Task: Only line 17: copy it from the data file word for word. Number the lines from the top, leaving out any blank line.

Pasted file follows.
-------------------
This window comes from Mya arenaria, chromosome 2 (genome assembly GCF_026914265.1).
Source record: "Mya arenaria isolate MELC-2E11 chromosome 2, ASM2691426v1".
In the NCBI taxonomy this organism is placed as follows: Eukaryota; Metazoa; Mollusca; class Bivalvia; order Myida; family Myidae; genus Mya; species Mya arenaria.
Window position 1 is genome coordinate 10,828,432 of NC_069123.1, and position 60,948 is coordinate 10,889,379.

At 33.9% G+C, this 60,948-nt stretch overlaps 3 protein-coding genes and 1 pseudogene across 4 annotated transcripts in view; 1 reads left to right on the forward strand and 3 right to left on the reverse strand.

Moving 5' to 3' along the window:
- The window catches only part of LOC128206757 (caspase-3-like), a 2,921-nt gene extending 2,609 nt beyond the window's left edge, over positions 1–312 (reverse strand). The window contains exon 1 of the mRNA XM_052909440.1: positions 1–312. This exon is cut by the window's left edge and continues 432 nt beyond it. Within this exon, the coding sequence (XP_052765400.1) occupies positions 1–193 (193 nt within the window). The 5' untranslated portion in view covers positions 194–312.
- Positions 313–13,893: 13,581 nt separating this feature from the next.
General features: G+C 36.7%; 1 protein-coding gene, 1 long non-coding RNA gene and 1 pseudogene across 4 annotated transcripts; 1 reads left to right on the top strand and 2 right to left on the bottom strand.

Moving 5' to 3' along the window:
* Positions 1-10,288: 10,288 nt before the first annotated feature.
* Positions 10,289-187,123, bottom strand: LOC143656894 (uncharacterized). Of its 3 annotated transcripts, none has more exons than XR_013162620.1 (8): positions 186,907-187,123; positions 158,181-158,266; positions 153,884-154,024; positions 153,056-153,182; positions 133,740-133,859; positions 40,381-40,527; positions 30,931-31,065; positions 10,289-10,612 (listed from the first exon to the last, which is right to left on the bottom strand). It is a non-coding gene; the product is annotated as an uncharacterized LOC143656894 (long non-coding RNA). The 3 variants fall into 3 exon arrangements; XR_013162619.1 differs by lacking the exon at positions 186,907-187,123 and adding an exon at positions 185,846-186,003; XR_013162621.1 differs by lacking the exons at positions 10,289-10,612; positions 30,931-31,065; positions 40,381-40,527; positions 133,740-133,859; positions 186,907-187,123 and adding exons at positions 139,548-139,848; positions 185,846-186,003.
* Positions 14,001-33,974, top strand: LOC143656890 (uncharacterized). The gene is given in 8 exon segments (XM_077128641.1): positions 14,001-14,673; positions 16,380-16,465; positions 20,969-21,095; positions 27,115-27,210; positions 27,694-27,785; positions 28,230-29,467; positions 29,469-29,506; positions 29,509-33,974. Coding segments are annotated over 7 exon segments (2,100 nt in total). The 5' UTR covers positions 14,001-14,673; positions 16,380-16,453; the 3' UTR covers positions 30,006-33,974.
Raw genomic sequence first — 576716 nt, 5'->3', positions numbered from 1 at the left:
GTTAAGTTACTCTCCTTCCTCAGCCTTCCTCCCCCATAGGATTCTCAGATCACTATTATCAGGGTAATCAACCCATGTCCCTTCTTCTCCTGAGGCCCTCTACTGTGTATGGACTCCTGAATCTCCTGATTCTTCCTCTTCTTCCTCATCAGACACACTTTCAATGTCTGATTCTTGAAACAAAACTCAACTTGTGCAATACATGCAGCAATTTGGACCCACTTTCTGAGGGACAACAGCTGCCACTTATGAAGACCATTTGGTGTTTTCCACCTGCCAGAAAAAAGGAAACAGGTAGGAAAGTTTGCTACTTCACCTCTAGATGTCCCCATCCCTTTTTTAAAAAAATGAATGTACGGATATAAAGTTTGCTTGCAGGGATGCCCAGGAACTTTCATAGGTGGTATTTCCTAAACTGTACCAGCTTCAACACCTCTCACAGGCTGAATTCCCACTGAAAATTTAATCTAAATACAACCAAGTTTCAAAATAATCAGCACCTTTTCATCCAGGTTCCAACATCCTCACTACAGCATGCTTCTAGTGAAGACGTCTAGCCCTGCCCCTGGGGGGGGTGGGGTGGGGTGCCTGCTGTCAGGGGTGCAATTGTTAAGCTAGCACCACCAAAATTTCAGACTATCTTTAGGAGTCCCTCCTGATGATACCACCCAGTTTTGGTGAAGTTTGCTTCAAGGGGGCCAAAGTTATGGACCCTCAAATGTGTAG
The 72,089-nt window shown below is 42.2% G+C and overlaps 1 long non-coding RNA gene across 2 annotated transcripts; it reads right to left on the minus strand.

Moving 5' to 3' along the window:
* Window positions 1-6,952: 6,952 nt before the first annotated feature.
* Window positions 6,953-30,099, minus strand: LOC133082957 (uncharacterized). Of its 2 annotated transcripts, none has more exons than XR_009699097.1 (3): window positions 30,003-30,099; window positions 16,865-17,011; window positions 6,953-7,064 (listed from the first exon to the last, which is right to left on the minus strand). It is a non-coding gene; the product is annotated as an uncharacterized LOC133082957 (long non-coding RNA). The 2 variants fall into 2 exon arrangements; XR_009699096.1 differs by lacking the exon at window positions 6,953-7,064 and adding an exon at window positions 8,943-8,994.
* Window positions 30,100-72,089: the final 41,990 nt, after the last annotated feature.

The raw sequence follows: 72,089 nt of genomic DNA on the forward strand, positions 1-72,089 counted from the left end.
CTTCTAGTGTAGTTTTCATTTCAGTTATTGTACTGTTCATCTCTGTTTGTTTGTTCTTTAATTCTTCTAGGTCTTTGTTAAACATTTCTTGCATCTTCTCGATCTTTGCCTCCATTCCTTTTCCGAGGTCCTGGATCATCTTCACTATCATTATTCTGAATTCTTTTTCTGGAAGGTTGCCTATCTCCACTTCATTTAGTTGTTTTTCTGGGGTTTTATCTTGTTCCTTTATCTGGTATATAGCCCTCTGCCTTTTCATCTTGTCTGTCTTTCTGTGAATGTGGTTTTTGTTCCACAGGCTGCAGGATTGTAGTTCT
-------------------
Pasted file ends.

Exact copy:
Moving 5' to 3' along the window: